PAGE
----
In Hillsborough County, Fla., a major fresh produce area east of Tampa, Florida Strawberry Growers Association executive director Kenneth Parker says that although strawberry farmers there “dodged a bullet,” wrapping up harvest just as coronavirus began to choke sales, growers of tomatoes, watermelon, cantaloupes, squash, and other crops there “are taking a beating. It’s horrible how much produce is having to be destroyed,” he says.

Nonetheless, most farmers are making the COVID-19 fight top priority, say Parker and Johansson and a chorus of other farm leaders. “The first order of business is and has always been … ensuring the safety and health of our families and employees … required safety trainings, sanitation … especially with the Food Safety Modernization Act. So that sort of training is not new,” Johansson says, “but, in addition, what can we do? (More frequent) hand washing, staggering start times so employees aren’t all showing up at once … social distancing” in the field as much as possible.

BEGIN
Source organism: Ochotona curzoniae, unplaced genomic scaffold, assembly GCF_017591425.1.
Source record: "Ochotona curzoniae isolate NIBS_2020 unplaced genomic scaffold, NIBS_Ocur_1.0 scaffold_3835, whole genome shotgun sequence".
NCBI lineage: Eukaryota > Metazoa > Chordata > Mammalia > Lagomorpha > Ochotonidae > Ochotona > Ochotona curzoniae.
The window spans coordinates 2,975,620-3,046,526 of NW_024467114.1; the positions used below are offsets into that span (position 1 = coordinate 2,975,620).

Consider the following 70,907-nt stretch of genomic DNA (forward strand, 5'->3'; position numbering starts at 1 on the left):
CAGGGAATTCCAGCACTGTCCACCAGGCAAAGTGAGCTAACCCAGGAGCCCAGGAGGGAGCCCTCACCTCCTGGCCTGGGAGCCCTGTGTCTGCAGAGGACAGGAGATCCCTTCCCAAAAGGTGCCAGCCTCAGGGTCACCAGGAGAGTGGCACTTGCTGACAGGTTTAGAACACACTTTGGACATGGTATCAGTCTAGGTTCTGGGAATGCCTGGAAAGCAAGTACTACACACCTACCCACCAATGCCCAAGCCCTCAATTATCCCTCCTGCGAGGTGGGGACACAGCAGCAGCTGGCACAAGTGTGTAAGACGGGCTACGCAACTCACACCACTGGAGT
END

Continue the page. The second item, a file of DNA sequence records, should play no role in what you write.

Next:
Says Parker: “We are highly regulated for food safety, so there’s a lot of protocols in place. But (with COVID-19) we doubled down on efforts to ensure safety for the workers.”

Underpinning their efforts are a multitude of federal agencies, universities, farm and commodity groups and agribusinesses, all posting online COVID-19 guidance, and alerts for farm management and worker safety, such as this checklist by the Western Center for Agricultural Health and Safety at the University of California, Davis, and this quick video guidance by a University of Arkansas extension agronomist. The postings generally draw from U.S. Centers for Disease Control guidance and are often printed and have become a part of universal farm and agribusiness work environment lately.